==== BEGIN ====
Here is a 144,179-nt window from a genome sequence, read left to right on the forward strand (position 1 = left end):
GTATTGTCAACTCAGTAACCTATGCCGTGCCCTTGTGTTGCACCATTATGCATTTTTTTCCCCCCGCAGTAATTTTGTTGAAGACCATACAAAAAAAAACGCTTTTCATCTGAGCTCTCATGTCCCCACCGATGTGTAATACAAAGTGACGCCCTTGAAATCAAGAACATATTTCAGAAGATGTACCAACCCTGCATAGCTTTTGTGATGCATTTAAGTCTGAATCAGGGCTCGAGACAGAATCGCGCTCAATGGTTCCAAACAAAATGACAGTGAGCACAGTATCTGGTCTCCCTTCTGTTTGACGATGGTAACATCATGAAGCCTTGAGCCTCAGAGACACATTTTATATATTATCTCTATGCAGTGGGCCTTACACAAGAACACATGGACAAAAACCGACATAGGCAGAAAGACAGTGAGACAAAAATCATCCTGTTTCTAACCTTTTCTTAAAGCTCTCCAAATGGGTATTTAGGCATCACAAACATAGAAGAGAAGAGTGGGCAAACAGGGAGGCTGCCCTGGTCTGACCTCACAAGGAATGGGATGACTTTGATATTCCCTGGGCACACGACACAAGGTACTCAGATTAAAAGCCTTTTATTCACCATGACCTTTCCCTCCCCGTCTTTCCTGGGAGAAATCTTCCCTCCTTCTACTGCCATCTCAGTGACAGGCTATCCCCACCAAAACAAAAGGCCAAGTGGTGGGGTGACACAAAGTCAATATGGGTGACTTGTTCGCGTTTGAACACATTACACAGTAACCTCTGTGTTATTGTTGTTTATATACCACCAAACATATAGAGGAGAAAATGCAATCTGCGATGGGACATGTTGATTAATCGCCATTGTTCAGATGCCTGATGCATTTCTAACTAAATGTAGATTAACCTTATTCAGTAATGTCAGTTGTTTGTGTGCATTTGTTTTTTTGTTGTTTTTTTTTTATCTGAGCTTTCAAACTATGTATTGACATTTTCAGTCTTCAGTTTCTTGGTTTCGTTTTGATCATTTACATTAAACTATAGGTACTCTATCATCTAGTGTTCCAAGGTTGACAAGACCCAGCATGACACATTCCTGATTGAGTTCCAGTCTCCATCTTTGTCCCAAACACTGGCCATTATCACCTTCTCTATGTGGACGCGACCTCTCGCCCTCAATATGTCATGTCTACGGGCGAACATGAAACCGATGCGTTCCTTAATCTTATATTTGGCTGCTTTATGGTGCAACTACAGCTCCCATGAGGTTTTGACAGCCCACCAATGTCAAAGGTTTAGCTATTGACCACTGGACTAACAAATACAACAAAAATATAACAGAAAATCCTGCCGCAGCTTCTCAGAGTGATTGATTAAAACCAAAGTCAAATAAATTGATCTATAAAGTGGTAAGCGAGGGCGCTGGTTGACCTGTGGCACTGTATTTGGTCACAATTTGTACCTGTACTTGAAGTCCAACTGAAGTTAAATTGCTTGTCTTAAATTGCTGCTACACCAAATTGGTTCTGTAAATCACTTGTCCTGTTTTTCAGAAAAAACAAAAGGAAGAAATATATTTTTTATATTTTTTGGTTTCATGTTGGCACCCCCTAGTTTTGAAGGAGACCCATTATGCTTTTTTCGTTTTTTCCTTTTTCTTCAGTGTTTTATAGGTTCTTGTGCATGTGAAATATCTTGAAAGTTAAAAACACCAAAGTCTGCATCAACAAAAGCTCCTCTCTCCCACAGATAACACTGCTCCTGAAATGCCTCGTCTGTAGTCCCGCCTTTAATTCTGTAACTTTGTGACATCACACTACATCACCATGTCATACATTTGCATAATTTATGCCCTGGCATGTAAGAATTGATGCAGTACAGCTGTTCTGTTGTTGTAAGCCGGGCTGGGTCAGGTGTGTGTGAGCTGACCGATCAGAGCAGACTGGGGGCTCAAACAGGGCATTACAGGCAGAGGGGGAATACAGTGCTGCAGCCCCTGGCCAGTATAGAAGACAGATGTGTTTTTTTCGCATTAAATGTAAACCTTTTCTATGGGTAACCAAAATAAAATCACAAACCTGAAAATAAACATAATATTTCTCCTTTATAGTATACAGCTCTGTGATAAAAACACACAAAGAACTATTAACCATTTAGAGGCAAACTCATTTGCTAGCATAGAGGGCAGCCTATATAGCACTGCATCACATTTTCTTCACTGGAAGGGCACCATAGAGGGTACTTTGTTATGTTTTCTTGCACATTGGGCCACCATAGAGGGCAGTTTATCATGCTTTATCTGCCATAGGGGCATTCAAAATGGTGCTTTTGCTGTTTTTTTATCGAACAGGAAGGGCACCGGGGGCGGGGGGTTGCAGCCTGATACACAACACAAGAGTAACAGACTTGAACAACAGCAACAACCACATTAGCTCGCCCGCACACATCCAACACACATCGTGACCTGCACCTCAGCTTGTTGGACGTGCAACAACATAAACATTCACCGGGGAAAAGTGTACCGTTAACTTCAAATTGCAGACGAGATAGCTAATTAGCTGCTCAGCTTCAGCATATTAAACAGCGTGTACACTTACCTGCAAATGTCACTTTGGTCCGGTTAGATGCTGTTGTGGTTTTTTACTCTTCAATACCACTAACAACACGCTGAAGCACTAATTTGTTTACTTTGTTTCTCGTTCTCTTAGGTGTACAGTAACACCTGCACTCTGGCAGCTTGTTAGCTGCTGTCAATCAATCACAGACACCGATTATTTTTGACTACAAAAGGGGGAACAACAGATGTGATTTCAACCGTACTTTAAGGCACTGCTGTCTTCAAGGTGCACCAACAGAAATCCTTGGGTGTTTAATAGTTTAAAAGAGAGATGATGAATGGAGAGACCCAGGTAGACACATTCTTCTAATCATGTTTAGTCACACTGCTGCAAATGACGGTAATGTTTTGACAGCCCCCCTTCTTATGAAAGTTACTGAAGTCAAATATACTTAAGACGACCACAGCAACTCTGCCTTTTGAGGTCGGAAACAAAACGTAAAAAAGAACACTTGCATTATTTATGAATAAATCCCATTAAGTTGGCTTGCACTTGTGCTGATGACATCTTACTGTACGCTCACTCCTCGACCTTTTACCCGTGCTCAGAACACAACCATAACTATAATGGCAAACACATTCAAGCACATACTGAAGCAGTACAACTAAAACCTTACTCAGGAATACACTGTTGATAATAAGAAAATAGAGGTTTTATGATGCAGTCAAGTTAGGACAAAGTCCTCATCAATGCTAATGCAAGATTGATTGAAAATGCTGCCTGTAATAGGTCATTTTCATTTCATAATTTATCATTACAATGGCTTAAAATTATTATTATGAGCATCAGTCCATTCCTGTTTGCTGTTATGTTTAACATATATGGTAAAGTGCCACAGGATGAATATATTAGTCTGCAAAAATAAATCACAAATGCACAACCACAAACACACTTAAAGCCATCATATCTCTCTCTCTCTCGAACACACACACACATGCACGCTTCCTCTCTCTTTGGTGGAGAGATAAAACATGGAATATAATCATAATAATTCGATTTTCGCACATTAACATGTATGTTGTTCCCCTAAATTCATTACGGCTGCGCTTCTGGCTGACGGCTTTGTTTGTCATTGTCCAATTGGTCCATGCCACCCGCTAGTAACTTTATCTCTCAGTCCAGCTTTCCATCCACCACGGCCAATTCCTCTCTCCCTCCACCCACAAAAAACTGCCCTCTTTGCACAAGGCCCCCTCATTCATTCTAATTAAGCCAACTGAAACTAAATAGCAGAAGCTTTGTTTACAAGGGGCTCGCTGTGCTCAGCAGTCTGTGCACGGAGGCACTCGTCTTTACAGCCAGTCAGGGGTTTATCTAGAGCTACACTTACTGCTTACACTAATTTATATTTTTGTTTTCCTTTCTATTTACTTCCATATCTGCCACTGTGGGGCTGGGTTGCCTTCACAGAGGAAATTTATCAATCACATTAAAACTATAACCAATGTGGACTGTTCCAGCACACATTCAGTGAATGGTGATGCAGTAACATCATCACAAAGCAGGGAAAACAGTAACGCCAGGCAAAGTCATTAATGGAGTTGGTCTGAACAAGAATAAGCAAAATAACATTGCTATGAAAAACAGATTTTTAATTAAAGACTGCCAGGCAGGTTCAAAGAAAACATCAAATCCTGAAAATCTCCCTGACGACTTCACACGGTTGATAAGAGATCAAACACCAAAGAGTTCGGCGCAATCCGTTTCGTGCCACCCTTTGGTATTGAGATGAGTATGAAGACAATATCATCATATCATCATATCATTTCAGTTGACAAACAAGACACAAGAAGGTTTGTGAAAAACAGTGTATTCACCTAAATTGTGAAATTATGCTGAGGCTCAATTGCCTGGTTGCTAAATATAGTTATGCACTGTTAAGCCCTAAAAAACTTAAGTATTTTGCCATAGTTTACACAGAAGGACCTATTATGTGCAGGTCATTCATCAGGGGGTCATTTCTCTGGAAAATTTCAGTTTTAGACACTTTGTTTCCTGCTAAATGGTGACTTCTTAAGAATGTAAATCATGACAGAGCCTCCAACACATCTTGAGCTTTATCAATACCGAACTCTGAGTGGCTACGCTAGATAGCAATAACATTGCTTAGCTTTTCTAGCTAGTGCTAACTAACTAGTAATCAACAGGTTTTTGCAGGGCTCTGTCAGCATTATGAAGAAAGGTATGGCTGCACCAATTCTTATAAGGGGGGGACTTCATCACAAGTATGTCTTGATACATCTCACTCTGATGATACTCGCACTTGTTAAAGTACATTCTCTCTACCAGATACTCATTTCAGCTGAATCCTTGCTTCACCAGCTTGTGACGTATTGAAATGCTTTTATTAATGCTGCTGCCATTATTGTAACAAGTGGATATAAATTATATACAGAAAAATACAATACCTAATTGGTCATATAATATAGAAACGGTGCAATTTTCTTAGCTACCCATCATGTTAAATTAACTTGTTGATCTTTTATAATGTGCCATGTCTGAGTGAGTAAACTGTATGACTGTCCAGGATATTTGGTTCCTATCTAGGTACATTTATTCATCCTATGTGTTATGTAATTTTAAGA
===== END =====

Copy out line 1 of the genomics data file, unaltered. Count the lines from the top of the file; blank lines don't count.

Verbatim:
Here is a 144,179-nt window from a genome sequence, read left to right on the forward strand (position 1 = left end):